It’s been quite the week so far. For the vile and sickening crime of [check notes] finding out what SNP voters were thinking about the important political issues of the moment, we’ve had (especially on Facebook) a two-day barrage of stuff like this, and worse:

So, y’know, on with what we always do: reporting the facts.

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Honest dirty hands 320

Posted on October 08, 2019 by

Yesterday’s poll results attracted quite a surprising amount of anger from people who apparently don’t consider it at all important to the cause of independence to find out what people intending to vote SNP at the next Holyrood election think.

They’re probably not going to like these ones much either.

A third of SNP voters are unconvinced by the First Minister’s constant assurances that a second indyref will be delivered in the next 18 months. But the related question posed by several readers yesterday was “If you don’t think the SNP has a coherent strategy for securing a new vote, what would YOU do, Mister Smartypants?”

Which is annoying, because it’s a question we’ve answered in various contexts half a dozen times in the past year and a bit. So we thought we’d see if voters had been paying any more attention.

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What you want to believe 349

Posted on October 07, 2019 by

This site has repeatedly – much to the displeasure of some readers – expressed the view in 2019 that the SNP doesn’t know what it’s doing with regard to Brexit. But it turns out we’re not the only people who feel that way.

Last week we commissioned a Panelbase poll of SNP voters only (specifically those currently planning to use their Holyrood constituency vote for the party in 2021), and these were the results.

In other words, nobody has a clue what the goal is, let alone the strategy.

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Movers and shakers 380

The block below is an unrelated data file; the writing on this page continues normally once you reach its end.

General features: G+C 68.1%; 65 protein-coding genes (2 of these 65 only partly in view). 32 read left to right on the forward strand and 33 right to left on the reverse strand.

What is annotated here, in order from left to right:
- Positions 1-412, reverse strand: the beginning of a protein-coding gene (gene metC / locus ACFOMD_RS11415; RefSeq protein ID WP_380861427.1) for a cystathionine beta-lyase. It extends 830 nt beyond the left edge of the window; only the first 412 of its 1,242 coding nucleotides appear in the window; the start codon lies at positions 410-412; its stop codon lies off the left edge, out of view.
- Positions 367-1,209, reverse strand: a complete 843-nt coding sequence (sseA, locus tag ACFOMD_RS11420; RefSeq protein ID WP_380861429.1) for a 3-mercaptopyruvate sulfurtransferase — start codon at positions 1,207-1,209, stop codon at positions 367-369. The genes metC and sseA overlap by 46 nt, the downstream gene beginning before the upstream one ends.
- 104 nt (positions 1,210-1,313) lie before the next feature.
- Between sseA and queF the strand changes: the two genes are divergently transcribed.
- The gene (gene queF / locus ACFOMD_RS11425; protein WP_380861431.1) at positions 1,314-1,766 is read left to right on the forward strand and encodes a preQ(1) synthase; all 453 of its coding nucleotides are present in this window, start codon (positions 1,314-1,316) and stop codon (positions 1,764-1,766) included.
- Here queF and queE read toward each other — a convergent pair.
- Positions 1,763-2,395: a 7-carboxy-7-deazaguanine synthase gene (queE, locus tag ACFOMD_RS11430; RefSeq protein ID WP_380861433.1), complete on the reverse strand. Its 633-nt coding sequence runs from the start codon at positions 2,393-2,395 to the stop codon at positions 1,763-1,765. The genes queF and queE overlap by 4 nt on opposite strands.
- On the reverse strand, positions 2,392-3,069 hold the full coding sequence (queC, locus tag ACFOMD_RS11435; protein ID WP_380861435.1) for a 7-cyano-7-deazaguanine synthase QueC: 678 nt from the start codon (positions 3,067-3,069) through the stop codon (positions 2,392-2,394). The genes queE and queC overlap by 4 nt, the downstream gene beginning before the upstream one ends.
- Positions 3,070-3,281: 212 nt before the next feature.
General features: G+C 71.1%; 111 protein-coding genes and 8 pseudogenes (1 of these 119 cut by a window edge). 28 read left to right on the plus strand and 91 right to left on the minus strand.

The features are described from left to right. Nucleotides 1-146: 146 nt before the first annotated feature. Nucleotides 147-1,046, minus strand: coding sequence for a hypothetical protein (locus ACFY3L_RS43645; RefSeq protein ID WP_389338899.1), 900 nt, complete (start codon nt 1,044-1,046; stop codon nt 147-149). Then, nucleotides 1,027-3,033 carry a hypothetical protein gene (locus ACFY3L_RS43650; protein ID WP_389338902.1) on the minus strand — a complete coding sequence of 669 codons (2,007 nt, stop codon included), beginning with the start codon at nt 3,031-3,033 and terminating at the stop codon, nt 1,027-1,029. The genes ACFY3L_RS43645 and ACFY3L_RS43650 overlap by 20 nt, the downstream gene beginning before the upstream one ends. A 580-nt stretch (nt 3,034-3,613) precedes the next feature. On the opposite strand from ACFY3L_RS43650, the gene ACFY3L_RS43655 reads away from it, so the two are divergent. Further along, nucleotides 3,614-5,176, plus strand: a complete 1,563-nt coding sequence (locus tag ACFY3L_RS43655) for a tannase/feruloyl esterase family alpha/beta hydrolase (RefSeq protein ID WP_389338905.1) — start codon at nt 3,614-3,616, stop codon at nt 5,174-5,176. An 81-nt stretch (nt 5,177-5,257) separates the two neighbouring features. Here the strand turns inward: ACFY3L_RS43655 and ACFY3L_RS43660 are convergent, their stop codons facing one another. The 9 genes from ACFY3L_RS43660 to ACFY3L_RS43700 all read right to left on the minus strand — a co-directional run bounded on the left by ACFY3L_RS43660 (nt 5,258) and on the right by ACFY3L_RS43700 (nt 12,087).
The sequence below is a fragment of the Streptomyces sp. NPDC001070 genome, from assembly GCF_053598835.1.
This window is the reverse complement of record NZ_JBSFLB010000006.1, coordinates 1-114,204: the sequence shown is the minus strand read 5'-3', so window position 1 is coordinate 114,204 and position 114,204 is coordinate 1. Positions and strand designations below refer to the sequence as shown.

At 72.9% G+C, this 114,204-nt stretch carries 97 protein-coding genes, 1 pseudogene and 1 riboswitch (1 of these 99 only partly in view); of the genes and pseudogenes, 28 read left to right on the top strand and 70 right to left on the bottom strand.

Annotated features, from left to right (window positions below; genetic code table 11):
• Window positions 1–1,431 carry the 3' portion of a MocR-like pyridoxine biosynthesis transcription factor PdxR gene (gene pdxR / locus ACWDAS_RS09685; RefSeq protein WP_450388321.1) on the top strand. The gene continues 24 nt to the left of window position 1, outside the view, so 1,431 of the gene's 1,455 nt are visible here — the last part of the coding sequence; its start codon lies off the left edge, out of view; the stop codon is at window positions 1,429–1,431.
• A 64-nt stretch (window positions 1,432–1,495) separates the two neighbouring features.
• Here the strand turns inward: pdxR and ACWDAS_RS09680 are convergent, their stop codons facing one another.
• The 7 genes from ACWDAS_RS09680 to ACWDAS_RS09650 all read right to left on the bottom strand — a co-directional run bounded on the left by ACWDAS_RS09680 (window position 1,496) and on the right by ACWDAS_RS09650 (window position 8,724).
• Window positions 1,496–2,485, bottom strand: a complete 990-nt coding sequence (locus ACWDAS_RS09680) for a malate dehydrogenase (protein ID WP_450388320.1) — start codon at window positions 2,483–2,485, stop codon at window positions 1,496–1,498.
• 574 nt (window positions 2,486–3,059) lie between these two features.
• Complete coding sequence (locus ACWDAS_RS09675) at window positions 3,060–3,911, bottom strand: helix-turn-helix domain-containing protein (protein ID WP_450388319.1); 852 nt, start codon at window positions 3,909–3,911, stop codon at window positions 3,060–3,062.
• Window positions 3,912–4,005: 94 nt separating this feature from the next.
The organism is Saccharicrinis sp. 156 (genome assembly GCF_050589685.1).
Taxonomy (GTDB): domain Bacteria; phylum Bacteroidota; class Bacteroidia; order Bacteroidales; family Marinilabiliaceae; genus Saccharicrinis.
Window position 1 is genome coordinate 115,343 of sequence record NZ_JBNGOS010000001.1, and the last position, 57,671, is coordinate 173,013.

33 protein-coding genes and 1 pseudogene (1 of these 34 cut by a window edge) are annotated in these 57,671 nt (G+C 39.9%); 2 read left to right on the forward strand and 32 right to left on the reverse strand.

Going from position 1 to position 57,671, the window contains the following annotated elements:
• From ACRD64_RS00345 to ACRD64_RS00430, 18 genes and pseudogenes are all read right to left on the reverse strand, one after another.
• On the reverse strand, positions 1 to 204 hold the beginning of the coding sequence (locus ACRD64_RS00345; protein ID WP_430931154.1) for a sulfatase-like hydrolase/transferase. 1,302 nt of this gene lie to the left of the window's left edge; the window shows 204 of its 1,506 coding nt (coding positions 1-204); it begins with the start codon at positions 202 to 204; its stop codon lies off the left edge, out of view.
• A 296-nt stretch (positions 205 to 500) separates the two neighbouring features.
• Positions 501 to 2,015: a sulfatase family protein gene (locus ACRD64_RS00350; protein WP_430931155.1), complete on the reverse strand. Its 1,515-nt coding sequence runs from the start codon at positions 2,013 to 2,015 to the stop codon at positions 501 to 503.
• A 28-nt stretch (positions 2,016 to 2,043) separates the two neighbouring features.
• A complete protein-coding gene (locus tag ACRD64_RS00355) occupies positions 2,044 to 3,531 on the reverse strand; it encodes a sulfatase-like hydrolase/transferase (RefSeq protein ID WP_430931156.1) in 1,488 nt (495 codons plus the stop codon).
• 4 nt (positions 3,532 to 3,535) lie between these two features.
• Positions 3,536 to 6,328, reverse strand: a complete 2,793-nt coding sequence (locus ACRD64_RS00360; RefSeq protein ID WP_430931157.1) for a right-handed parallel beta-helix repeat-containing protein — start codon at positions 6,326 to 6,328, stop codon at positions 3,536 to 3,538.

Posted on October 04, 2019 by

So we’ve done a new poll, and this one’s a little different than usual. The sample was 1007 Scottish voters who said they would vote SNP with their constituency vote at the next Holyrood election.

Which makes these findings pretty interesting.

The fact that 10% of SNP voters would either vote No in a new indyref or aren’t sure isn’t the surprising part – in fact those numbers are unusually low for that question. Historically around 15-20% of SNP voters have been opposed to independence. While that seems mad, they simply feel that the party are the best option for running the Scottish Government and are willing to gamble that independence won’t happen.

The curious part is the significant proportion of the sample – 15% – that voted No in 2014 but supports the SNP now, but of which only two-thirds has also come over to Yes. At a time when Scottish politics is supposedly completely polarised around the constitution, and when cracks are beginning to show in the party’s domestic record (under, it should be said, very difficult circumstances) and the First Minister’s personal approval ratings struggle to register a net positive, significant numbers of people still appear to be switching to them, yet are unconvinced about independence, yet the party’s voters as a whole are becoming MORE strongly pro-indy rather than less.

And if you think THAT’S confusing, folks, wait till you see the rest of the poll.

The counsel of despair 968

Posted on September 28, 2019 by

He’s got no right to shoot from there.

There’s less than half an hour to go and we’re holding the previous year’s World Cup finalists on their own patch. A point would be a great result, but we’ve got men up. Try to thread it through on the left. Turn, hold it up for a second and knock it out wide to the overlap on the right and get forward for a cross or a cutback. If we just wait, if we take it slow, the situation can only get better for us.

But definitely don’t waste it on a wild, optimistic punt.


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The contaminant 123

Posted on September 27, 2019 by

Remember this guy? Go on, give it a minute, it’ll come to you.

He popped up today to chuck in his tuppence-worth about inflammatory language in politics, and how – like everything else bad – it all started with vile cybernats in 2014 (because as you’ll of course remember, it was Yes supporters who never shut up about “surrendering”) and has now sullied even the dignified halls of Westminster.

We wonder how that can have happened.